“Indeed, the plea bargaining agreement is effectively a compromise agreement for the convenience of the accused Garcia. It accorded him the benefit of not just a lighter sentence, but also the eventual dismissal of all the other cases against him,” the OSG motion said.
Cadiz stressed the cases against Garcia and his family before the Sandiganbayan are important because once dismissed, they could use this decision to dismiss the complaints filed against them in the US.
He said Garcia would already be free if only the charges of indirect bribery and violation of the Anti-Money Laundering Law would be considered because the former general had been in jail for six years already, or the amount of time he would serve if convicted of these two lesser offenses.
“How can this be explained to the people? The people will be enraged,” Cadiz said.
‘Not the biggest fish’
President Aquino vowed to exert all effort to stop Garcia from walking away from the charges against him and his family.
Garcia, his wife Clarita, and three sons are facing criminal charges, including plunder, for supposedly amassing about P300 million while in service as AFP comptroller.
Two of Garcia’s sons, Juan Paulo and Ian Carl, were also charged with bulk cash smuggling for allegedly trying to sneak in $100,000 into the US. The brothers allegedly hid the money in their luggage and made false statements to US customs officers.
In 2005, Garcia was convicted and sentenced to two years hard labor by a military court-martial with dishonorable discharge from the service.
The Ombudsman has accepted a plea bargain agreement offered by Garcia wherein he would plead guilty to the lesser offenses of direct bribery and money laundering.
The agreement also allowed Garcia to return only P135 million of the P303 million he allegedly stole from state coffers.
Sen. Antonio Trillanes IV said Ombudsman Merceditas Gutierrez should be blamed for accepting the plea bargain agreement.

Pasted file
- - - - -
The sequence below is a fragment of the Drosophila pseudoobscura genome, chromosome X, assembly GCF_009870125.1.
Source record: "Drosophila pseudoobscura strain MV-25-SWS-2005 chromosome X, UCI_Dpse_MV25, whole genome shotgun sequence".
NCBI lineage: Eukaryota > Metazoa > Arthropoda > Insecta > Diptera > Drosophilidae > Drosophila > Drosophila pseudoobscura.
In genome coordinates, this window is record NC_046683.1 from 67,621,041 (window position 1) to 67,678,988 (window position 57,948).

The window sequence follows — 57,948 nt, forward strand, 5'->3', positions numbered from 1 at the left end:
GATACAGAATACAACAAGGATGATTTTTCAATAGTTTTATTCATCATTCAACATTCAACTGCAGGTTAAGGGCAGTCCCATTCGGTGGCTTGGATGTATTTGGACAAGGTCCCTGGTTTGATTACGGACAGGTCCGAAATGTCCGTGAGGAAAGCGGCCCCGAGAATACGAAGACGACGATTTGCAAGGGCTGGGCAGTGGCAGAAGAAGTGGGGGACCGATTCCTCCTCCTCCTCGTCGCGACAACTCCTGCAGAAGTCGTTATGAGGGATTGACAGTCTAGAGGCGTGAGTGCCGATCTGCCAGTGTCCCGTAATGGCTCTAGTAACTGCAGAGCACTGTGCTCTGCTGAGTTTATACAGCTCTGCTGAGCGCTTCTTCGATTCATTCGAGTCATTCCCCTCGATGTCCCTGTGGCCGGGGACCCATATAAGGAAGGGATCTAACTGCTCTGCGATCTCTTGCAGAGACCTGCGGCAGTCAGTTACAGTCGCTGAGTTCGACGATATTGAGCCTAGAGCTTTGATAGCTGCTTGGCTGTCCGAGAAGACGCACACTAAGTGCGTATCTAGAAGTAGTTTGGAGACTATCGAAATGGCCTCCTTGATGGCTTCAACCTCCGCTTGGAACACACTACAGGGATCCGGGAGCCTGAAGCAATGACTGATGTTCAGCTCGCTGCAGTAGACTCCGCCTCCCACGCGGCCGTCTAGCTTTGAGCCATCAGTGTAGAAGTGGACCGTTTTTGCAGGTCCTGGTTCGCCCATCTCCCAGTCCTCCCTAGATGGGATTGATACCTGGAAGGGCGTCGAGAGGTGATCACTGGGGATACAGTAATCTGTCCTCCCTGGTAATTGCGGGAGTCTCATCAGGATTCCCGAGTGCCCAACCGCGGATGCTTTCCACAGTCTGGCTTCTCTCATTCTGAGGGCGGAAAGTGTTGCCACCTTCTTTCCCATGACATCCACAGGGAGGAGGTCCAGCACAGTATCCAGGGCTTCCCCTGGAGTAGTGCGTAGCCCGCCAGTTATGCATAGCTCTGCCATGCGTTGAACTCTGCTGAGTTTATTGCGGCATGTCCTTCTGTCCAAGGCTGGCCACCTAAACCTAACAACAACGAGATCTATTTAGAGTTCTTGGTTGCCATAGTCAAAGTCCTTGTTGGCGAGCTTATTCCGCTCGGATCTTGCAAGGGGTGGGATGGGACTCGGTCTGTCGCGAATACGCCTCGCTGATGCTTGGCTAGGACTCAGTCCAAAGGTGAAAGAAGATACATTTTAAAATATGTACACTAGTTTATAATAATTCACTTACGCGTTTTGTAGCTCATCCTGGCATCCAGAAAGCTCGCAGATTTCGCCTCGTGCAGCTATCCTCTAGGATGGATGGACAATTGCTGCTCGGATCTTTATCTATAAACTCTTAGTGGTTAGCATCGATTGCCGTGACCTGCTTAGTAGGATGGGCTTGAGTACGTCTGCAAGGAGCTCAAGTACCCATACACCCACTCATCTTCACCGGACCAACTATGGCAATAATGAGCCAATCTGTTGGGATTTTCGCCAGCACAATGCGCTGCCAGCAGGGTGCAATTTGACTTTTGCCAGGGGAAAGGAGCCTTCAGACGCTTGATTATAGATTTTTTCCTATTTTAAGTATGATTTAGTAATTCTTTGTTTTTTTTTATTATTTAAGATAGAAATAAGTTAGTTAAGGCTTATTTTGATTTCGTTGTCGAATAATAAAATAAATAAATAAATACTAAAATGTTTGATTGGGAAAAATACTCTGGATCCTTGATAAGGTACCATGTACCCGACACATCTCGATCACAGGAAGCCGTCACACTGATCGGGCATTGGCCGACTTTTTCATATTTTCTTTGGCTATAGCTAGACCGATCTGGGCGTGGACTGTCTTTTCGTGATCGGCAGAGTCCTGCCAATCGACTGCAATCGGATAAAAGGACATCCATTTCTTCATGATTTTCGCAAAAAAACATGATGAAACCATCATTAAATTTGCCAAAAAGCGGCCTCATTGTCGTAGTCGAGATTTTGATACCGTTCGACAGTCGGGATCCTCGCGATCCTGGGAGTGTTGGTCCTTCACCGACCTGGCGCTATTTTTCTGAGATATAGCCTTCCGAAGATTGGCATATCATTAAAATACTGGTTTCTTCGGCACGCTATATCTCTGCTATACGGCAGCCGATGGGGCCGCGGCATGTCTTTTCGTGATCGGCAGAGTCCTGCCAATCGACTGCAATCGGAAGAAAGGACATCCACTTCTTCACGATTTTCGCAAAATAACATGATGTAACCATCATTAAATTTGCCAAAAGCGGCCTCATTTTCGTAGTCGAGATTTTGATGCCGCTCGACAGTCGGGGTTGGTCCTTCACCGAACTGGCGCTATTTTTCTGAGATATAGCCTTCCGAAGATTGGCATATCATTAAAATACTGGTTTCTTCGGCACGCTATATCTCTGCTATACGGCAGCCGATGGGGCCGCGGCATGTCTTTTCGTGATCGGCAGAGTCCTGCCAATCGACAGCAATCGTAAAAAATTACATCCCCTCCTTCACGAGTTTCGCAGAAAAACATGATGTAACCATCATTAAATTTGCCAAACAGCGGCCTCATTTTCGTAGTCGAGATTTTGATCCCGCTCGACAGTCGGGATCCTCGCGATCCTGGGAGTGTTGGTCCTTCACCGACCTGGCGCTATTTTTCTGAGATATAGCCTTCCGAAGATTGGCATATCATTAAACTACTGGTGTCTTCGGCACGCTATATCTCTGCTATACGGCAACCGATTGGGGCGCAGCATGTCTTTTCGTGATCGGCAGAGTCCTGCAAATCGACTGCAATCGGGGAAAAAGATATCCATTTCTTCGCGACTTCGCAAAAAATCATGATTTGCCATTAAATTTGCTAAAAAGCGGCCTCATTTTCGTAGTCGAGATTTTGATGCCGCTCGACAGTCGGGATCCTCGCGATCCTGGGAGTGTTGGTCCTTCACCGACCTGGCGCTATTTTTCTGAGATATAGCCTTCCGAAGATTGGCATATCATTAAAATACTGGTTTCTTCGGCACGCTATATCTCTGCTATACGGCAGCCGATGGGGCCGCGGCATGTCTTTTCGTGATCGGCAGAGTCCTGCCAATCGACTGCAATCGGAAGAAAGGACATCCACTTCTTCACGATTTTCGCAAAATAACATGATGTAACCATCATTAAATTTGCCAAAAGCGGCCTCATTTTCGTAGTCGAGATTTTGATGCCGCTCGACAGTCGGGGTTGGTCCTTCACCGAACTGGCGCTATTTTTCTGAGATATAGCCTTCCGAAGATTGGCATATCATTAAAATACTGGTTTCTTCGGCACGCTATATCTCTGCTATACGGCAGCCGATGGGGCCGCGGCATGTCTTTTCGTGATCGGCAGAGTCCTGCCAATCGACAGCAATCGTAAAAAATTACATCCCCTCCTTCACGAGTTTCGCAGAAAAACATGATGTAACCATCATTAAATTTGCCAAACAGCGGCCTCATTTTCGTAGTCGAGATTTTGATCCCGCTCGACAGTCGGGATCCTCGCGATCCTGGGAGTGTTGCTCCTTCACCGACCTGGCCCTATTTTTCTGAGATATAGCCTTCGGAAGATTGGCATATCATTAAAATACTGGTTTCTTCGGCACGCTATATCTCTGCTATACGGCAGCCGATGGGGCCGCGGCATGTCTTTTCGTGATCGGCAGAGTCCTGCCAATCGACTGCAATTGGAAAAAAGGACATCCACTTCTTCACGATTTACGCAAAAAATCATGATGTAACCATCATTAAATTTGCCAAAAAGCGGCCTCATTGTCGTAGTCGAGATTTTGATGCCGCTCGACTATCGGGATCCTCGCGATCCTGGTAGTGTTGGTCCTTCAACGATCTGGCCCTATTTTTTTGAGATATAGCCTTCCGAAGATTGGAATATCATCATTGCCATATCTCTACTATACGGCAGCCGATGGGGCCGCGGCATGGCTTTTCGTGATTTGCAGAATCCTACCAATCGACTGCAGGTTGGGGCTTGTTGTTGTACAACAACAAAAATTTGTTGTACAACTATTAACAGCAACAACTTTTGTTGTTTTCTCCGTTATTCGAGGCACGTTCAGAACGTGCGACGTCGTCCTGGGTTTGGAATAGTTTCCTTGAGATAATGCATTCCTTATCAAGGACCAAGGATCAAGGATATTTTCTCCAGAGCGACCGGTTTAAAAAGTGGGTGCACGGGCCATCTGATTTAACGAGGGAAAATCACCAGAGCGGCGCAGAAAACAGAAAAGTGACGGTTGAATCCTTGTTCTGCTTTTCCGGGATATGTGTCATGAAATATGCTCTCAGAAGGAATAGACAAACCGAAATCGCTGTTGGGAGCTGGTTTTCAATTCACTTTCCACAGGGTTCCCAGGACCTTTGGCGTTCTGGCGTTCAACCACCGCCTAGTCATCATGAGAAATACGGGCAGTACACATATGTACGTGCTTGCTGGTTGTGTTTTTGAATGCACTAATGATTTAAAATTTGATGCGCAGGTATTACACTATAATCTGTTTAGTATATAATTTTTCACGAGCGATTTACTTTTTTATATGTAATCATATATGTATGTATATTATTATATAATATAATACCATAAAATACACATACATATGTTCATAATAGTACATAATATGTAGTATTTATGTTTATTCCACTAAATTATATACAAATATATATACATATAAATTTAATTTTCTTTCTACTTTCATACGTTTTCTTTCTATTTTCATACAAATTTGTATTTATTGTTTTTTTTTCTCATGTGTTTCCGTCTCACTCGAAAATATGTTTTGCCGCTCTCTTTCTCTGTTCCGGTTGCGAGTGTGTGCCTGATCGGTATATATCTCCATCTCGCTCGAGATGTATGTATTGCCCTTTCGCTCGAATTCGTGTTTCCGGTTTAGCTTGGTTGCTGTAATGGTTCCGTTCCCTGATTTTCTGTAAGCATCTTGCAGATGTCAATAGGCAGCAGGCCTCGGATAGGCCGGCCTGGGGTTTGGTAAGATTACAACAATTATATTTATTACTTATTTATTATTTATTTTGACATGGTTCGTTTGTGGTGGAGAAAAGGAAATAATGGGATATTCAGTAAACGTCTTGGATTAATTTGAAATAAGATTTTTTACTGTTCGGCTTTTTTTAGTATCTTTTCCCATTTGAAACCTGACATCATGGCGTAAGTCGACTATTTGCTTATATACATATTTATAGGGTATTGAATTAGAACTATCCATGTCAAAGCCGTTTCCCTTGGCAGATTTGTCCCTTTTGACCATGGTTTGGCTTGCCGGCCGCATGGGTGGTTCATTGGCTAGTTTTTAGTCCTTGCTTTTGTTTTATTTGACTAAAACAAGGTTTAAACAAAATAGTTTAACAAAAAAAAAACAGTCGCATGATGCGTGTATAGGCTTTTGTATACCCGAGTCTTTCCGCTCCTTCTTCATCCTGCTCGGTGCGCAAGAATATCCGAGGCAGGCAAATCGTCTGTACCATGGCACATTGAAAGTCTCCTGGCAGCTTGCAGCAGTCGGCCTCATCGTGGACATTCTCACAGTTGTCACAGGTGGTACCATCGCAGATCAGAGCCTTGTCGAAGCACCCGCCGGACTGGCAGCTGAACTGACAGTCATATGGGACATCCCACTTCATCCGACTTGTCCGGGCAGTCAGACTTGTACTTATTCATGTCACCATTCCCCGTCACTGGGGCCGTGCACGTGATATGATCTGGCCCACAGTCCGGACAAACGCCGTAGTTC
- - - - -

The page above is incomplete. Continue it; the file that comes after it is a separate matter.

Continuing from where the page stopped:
“The problem with what happened in the plea bargain is the Ombudsman and we need to look at that matter,” Trillanes said.
Senate Minority Leader Alan Peter Cayetano suggested the buck might not stop with Garcia.
He said Garcia is the key in identifying the other people involved in the plunder of AFP funds.
“I don’t believe that he could have amassed P300 million or thereabouts without giving some of the money to the higher ups,” Cayetano said.
“Let’s not look at him as if he is the big fish. He’s quite a big fish but he’s not the biggest fish. Let him identify the others who collected money,” he added.
Cayetano said the probe into the alleged plunder should not end with Garcia and his move to enter into a plea bargaining agreement with in order to avoid being convicted of plunder.
Cayetano said he would file a resolution in the Senate calling for an inquiry into how the plea bargaining agreement came about.
“I am in favor that one of the Senate committees, be it the Blue Ribbon committee or the committee on defense, to take a look into what happened. This will not be covered by the gag order because this will be in aid of legislation. If ever there was a need for legislation it is now,” Cayetano said.
He said the plea bargaining process is a relatively new method in criminal procedure.
Cayetano said the people must know if the process was followed and if any laws were violated when the agreement was made.
“What we have to see is the legality, the morality, the process, the system of plea bargaining in our country,” he said. – With Alexis Romero, Marvin Sy